Page:Nollekens and His Times, Volume 2.djvu/476

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464
NOLLEKENS'S CONTEMPORARIES.

He show'd me lilies for my hair,
 And blushing roses for my brow;
He led me through his gardens fair.
 Where all his golden pleasures grow.


With sweet May-dews my wings were wet,
 And Phœbus fired my vocal rage;
He caught me in his silken net.
 And shut me in his golden cage.

He loves to sit and hear me sing
 Then, laughing, sports and plays with me;
Then stretches out my golden wing,
 And mocks my loss of liberty"

But it happened, unfortunately, soon after this period, that in consequence of his unbending deportment, or what his adherents are pleased to call his manly firmness of opinion, which certainly was not at all times considered pleasing by every one, his visits were not so frequent. He however continued to benefit by Mrs. Mathew's liberality, and was enabled to continue in partnership, as a Printseller, with his fellow-pupil, Parker, in a shop, No. 27, next door to his father's, in Broad-street; and being extremely partial to Robert, his youngest brother, considered him as his pupil. Bob, as he was familiarly called, was one of my playfellows, and much beloved by all his companions.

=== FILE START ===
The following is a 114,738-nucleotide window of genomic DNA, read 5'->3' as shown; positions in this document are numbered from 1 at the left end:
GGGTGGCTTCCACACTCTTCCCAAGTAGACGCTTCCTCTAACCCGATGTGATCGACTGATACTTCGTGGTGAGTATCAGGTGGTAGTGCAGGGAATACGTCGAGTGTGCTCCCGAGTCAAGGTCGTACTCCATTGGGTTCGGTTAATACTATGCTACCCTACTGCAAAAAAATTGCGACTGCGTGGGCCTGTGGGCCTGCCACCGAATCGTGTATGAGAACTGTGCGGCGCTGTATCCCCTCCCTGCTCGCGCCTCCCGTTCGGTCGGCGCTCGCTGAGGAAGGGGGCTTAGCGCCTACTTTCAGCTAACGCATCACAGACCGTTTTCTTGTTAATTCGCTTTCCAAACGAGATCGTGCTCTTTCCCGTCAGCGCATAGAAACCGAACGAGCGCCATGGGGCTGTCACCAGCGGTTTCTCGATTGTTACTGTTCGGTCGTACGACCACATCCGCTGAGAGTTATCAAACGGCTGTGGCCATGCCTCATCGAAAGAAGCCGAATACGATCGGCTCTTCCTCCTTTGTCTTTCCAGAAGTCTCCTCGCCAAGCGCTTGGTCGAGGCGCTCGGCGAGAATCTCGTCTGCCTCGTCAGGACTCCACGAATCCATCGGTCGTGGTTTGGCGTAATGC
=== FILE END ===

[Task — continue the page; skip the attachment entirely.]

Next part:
Much about this time, Blake wrote many